Performing Medieval Narrative Today

A Video Showcase

Butcher: Group performance

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About the scene and clip:
Students in a group take turns telling the fabliau.

About the work:
This fabliau tells how a butcher—angry at a rude and inhospitable priest—manages to trick him, several times over.

About the genre:
Fabliaux are short comic tales. This narrative genre was extremely popular in the 13th and 14th centuries in France and elsewhere in Europe (Chaucer’s Miller’s Tale is a sophisticated fabliau). Fabliaux almost invariably deal with the passions of lust, gluttony, avarice–and with attempts to trick or deceive others. Characters are typically bourgeois, clerks and monks, or peasants–and often women. The treatment is comic or satirical. But fabliaux vary considerably. Some are extremely vulgar in language and treatment, inviting crude gestures in performance. Other fabliaux are based on puns or wordplay. Many have a moral at the end and some have ethical overtones throughout. A few fabliaux are refined and courtly in language and themes. Many fabliaux are anonymous, but a few are by known poets. Performance styles and strategies for the fabliaux probably varied considerably in the Middle Ages, according to the subject matter and characters, the poet, the performer(s), the occasion, and the kind of audience present.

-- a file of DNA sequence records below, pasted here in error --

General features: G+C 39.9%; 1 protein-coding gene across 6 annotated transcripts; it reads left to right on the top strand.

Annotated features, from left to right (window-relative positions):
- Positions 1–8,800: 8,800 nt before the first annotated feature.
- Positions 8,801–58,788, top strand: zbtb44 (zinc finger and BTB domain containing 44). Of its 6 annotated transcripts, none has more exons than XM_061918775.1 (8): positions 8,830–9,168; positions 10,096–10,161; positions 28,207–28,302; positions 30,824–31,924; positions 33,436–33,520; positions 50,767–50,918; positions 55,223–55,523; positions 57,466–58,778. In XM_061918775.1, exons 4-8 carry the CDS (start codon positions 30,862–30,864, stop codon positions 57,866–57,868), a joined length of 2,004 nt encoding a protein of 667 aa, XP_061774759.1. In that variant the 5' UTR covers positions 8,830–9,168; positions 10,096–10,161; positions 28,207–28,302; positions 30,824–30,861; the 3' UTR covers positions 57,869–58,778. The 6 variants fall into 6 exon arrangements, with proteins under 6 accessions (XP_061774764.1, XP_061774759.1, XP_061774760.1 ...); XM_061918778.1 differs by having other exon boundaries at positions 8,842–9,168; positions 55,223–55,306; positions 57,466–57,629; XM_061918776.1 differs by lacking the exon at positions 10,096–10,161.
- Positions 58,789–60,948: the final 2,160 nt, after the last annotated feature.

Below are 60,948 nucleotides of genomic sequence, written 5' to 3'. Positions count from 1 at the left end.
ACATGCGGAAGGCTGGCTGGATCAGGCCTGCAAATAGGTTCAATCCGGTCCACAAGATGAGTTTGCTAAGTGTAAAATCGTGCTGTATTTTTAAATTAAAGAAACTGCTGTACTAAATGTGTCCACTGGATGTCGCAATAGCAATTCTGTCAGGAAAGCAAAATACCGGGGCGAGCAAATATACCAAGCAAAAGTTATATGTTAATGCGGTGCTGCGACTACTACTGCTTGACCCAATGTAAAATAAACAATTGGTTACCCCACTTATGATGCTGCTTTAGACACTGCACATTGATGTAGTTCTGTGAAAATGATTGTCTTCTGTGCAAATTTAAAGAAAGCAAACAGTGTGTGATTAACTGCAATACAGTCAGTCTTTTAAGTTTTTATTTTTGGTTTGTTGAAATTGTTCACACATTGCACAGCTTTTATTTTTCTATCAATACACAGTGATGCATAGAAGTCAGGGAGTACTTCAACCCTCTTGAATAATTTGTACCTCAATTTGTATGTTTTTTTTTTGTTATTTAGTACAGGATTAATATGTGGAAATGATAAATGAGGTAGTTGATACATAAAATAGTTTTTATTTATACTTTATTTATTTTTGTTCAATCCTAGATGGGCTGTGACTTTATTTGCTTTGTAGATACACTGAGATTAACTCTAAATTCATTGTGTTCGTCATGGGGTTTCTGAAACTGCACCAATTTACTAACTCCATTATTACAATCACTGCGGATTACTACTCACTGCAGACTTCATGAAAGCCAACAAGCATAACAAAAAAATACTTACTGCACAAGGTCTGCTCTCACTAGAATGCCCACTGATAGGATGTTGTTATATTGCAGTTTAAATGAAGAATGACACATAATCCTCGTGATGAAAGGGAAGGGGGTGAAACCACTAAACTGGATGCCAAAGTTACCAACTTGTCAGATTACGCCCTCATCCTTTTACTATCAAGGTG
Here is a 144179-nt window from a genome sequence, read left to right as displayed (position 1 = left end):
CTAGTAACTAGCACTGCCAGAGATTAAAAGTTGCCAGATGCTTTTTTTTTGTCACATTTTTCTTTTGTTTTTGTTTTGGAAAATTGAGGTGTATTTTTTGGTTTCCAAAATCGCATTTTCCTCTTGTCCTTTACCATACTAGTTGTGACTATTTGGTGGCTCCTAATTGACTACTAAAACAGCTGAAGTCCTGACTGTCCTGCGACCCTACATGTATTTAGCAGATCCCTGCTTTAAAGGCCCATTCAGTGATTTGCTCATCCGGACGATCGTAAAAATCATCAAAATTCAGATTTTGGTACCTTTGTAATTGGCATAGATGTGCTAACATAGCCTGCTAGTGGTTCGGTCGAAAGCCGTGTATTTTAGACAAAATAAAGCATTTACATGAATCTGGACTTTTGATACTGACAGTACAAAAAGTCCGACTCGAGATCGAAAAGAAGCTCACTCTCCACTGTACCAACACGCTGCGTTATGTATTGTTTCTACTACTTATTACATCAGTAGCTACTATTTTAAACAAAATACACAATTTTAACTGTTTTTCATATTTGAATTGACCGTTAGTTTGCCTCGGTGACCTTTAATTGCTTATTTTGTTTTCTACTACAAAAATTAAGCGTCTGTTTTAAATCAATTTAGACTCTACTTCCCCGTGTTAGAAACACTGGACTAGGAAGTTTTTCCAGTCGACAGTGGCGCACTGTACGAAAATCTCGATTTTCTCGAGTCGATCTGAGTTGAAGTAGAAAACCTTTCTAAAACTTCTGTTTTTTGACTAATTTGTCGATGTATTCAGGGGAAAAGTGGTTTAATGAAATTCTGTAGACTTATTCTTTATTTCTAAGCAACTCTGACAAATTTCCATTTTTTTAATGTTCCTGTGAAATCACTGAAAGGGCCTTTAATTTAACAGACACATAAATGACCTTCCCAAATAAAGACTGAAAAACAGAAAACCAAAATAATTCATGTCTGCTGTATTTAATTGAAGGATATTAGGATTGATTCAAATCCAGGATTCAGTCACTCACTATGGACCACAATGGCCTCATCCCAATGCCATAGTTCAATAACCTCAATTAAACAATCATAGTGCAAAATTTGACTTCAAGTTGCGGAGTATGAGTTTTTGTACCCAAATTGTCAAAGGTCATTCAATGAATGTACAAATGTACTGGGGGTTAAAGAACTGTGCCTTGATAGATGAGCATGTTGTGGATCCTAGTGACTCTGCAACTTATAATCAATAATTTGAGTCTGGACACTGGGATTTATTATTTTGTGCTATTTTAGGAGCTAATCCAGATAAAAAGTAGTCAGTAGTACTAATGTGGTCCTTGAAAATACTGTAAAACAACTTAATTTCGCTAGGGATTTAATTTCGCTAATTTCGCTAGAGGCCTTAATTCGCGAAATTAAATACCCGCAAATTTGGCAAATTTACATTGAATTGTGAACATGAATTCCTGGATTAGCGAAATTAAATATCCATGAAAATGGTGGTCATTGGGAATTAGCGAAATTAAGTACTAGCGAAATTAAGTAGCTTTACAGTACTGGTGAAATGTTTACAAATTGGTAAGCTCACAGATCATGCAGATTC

Satire generally attacks, often in comic terms, the failings of classes or groups of people, such as those in political power (monarchs and aristocrats), or the clergy, or women; most satire focuses criticism on groups, rather than on individuals. Satire can also mock a political or religious philosophy, or an institution or system.

About the edition/translation:
Fabliaux Fair and Foul, trans. John Duval, Pegasus, Medieval & Renaissance Texts, Binghamton, NY, 1992, pp. 1-14. French: Du bouchier d’Abevile: fabliau du XIIIe siècle, Genève, Droz, 1975.

About the performer/ensemble:
The performers were all the students in “Medieval Stories in Motion/Emotion: The Art of Storytelling” in 2006. All were students at the College of Arts and Science and/or at the Tisch School of the Arts at New York University.

About the production:
This performance was created for a course called “Medieval Stories in Motion/Emotion: The Art of Storytelling,” taught in spring 2006 at New York University by Profs. Paula Murray Cole and Timmie (E.B.) Vitz. The performance took place in Washington Square Park in New York City’s Greenwich Village in May 2006. Videography by Nitzan Rotschild.